Villa d’Este Tivoli Italy, Garden of the High Renaissance.

by Steven Sklifas
Villa d Este. Tivoli. Italy.
Villa d Este. Tivoli. Italy.

Villa d Este. Tivoli. Italy. View along the avenue of the hundred fountains or Le Cento Fontane at the Villa d’Este at the hill town of Tivoli. The wooded walkway is flanked on one side by over one hundred hand carved waterspouts jetting out cooling water into three overlaying canals.

The Villa d’Este is situated 30 kilometres east north of Rome in the lush, picturesque and historical hilltop town of Tivoli, in the Lazio region of Italy.

Renowned for its spectacular use of water, the Villa d’Este represents the quintessence of the Italian garden of the late High Renaissance and has elements of the mannerist and baroque architectural styles.

Converted from a Benedictine monastery into a sumptuous palace around 1550, the much-copied Villa d’Este is a masterpiece of Italian Garden.

Villa d Este. Tivoli. Italy.

Villa d’Este. Tivoli. Italy. View of Fontana Della Madre Natura with a statue of Diana of Ephesus, the great nature goddess. Sculpted by Gillis van den Vliete in 1568, the statue was originally part of the Fountain of the Organ, but was relocated in the 17th century as it was felt to be overly pagan in appearance.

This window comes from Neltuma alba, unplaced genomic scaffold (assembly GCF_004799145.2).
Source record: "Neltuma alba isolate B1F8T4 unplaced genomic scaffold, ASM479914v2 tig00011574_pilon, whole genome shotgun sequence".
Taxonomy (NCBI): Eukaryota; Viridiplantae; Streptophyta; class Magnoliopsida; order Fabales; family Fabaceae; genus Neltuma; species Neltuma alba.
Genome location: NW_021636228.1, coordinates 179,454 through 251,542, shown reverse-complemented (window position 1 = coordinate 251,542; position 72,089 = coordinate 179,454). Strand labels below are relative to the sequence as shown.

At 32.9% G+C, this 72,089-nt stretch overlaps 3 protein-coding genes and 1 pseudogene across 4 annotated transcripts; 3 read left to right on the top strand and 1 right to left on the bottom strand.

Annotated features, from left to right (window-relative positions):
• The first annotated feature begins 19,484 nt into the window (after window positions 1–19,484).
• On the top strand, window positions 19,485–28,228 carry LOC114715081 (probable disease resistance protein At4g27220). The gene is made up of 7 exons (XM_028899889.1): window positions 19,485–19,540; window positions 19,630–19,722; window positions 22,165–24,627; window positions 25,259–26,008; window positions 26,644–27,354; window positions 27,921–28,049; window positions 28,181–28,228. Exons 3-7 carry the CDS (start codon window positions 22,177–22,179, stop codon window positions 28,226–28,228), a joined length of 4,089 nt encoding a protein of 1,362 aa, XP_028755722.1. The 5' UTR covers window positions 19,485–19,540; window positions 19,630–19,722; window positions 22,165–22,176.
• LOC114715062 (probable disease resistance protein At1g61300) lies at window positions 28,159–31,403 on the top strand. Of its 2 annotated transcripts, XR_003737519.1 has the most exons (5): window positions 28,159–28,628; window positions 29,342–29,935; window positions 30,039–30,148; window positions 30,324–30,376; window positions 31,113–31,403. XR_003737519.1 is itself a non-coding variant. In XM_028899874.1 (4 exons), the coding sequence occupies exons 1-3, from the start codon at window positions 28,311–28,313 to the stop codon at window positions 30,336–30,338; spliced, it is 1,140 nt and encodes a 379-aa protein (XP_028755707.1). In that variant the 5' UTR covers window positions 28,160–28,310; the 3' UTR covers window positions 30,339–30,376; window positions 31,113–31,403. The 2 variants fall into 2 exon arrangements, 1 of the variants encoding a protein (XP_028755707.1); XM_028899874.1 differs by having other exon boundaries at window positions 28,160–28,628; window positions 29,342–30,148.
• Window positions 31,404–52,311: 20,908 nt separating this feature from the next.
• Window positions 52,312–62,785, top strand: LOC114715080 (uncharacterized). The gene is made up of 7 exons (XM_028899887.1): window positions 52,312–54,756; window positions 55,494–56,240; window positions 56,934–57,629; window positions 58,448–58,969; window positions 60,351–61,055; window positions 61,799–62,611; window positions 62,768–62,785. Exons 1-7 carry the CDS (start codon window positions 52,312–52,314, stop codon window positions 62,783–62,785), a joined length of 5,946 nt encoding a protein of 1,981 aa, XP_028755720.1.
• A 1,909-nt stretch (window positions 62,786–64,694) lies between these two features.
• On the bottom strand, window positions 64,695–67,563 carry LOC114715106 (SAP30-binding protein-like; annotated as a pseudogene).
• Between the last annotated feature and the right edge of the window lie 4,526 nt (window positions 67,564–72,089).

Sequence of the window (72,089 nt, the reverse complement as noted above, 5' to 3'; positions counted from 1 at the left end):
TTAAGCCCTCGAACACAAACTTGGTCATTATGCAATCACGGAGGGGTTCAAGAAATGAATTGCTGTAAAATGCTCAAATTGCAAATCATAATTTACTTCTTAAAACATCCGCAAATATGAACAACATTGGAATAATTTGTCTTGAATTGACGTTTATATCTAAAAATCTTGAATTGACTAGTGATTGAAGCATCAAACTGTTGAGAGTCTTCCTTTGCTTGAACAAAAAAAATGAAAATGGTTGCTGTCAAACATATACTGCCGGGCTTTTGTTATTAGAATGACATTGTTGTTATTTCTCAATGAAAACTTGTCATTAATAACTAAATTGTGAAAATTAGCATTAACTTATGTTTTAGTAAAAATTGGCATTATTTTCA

The Villa d’Este is considered one of the most significant and complex examples of Renaissance water gardens in Europe.

Visually stimulating, spectacular and theatrical, the Villa d’Este has been a huge influence on European garden design.

Its grounds, which has varying elevations, are replete with greenery, sculpture and statuary and a myriad of imaginative fountains, grottoes and water features.

Tivoli and the Villa d’Este is a very rewarding and relatively easy and relaxed day trip from Rome. Whenever I travel there, I usually take the train, which takes about 1 hour from Rome.

The Villa d’Este is a designated UNESCO world heritage site.

All text, images and content are copyright Steven Sklifas.


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